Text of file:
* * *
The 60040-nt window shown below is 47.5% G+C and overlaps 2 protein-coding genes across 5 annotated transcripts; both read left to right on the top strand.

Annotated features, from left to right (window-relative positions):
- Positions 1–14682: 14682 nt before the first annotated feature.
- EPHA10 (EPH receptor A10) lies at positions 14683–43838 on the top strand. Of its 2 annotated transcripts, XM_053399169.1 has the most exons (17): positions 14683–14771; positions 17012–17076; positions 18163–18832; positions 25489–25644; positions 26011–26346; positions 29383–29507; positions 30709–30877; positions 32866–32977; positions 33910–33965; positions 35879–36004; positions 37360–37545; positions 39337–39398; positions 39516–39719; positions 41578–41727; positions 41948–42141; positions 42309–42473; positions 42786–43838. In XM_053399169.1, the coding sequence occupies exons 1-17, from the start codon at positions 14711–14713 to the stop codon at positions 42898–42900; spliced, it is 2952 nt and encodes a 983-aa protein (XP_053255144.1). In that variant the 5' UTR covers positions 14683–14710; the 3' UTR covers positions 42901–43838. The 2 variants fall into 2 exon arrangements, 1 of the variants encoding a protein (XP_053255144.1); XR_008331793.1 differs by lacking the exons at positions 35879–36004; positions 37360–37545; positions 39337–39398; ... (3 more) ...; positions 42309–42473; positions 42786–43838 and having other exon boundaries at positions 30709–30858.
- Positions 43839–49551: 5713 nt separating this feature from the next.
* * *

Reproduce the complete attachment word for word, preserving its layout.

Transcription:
The 60040-nt window shown below is 47.5% G+C and overlaps 2 protein-coding genes across 5 annotated transcripts; both read left to right on the top strand.

Annotated features, from left to right (window-relative positions):
- Positions 1–14682: 14682 nt before the first annotated feature.
- EPHA10 (EPH receptor A10) lies at positions 14683–43838 on the top strand. Of its 2 annotated transcripts, XM_053399169.1 has the most exons (17): positions 14683–14771; positions 17012–17076; positions 18163–18832; positions 25489–25644; positions 26011–26346; positions 29383–29507; positions 30709–30877; positions 32866–32977; positions 33910–33965; positions 35879–36004; positions 37360–37545; positions 39337–39398; positions 39516–39719; positions 41578–41727; positions 41948–42141; positions 42309–42473; positions 42786–43838. In XM_053399169.1, the coding sequence occupies exons 1-17, from the start codon at positions 14711–14713 to the stop codon at positions 42898–42900; spliced, it is 2952 nt and encodes a 983-aa protein (XP_053255144.1). In that variant the 5' UTR covers positions 14683–14710; the 3' UTR covers positions 42901–43838. The 2 variants fall into 2 exon arrangements, 1 of the variants encoding a protein (XP_053255144.1); XR_008331793.1 differs by lacking the exons at positions 35879–36004; positions 37360–37545; positions 39337–39398; ... (3 more) ...; positions 42309–42473; positions 42786–43838 and having other exon boundaries at positions 30709–30858.
- Positions 43839–49551: 5713 nt separating this feature from the next.